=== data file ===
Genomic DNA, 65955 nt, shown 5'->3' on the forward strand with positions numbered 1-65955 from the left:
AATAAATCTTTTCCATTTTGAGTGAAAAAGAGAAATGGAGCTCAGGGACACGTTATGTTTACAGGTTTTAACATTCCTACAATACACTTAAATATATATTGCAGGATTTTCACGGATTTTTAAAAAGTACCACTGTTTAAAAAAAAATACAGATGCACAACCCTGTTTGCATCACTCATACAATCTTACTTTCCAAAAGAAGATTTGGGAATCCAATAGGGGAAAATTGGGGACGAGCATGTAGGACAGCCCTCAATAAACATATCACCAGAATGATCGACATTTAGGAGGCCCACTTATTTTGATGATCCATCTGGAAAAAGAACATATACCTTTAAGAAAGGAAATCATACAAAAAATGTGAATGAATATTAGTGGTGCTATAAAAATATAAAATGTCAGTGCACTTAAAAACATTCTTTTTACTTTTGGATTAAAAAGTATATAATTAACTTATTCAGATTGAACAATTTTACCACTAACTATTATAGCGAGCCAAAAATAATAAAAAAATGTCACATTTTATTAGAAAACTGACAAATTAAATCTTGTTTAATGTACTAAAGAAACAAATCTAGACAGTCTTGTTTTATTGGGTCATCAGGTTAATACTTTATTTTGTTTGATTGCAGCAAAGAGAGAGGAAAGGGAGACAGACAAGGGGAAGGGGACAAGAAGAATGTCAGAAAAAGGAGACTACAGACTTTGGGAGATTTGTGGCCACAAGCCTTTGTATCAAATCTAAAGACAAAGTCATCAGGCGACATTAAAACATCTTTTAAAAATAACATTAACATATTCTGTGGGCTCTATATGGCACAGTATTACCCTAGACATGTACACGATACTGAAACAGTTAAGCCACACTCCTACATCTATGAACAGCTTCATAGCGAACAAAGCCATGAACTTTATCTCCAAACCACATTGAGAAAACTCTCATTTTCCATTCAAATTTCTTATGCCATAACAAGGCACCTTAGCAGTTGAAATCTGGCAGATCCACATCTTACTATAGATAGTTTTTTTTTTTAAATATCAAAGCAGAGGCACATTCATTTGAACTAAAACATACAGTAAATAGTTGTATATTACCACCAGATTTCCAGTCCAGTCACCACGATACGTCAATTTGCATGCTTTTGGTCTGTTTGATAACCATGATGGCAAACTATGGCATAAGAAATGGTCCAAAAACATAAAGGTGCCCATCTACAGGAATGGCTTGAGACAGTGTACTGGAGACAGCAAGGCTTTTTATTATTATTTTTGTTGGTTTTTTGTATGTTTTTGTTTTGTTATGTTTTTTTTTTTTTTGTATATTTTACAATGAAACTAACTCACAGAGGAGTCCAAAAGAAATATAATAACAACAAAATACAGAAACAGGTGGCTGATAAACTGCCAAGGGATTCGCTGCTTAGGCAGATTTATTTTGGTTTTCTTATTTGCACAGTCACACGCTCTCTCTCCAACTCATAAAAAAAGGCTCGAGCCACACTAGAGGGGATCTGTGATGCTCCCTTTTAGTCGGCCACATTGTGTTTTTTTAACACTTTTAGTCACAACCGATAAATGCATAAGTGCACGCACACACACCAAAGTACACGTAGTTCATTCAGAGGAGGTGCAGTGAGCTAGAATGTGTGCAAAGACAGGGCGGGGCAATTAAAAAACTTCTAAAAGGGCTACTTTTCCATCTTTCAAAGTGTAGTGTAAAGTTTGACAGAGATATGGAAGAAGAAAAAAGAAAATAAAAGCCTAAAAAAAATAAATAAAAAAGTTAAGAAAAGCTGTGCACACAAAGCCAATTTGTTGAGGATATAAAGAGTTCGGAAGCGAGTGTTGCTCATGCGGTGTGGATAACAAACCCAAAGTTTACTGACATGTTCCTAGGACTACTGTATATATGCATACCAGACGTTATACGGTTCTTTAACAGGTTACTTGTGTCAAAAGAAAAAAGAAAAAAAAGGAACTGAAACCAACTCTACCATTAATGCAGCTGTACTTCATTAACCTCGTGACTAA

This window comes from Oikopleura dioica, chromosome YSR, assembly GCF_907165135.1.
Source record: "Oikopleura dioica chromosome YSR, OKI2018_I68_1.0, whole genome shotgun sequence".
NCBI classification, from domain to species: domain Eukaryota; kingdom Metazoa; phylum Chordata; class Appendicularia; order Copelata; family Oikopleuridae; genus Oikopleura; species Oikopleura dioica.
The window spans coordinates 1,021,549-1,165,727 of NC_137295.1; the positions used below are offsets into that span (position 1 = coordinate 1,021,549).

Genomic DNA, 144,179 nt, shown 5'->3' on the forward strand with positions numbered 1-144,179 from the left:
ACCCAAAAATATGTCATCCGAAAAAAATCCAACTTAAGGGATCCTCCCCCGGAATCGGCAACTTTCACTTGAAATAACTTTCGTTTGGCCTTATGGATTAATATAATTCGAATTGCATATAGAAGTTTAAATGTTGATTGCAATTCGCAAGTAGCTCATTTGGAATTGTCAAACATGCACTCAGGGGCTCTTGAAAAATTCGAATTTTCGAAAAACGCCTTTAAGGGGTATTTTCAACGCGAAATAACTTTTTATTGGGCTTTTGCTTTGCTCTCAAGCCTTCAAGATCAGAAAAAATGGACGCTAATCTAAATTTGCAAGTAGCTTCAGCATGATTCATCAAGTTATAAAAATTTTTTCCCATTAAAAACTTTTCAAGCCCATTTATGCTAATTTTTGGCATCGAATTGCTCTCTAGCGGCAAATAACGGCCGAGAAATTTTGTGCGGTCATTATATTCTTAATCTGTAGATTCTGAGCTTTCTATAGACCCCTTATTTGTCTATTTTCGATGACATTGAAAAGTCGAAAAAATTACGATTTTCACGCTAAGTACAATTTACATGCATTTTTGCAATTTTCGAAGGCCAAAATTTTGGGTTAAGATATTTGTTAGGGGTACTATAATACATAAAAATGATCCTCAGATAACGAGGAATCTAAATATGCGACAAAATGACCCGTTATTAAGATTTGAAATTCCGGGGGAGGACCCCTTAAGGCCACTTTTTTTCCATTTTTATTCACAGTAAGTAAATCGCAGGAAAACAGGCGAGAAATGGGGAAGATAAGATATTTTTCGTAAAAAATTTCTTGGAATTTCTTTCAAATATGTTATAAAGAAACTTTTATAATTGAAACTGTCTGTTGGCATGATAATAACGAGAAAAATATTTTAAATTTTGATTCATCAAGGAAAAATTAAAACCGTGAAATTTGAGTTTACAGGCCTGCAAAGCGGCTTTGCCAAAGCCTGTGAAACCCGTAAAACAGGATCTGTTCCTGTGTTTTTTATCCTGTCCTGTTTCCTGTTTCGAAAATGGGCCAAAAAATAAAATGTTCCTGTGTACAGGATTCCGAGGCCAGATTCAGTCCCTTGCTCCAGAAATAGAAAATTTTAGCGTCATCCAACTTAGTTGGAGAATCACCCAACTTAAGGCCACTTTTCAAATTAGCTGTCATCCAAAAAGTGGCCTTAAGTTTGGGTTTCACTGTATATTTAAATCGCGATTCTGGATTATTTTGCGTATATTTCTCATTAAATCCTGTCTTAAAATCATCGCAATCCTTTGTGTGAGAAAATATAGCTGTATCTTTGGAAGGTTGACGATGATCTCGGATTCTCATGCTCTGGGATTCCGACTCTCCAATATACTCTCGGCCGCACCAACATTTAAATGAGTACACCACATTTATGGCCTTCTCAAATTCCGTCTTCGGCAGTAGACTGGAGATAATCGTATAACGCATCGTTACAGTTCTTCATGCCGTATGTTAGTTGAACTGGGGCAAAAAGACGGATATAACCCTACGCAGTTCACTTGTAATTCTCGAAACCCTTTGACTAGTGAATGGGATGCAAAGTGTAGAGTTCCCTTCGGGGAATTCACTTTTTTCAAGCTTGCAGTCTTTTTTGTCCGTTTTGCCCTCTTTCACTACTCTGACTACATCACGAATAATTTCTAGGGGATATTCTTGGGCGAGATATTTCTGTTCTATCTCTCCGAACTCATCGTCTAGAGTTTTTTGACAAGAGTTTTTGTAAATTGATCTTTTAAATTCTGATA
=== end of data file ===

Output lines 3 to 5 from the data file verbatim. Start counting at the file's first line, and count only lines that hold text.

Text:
This window comes from Oikopleura dioica, chromosome YSR, assembly GCF_907165135.1.
Source record: "Oikopleura dioica chromosome YSR, OKI2018_I68_1.0, whole genome shotgun sequence".
NCBI classification, from domain to species: domain Eukaryota; kingdom Metazoa; phylum Chordata; class Appendicularia; order Copelata; family Oikopleuridae; genus Oikopleura; species Oikopleura dioica.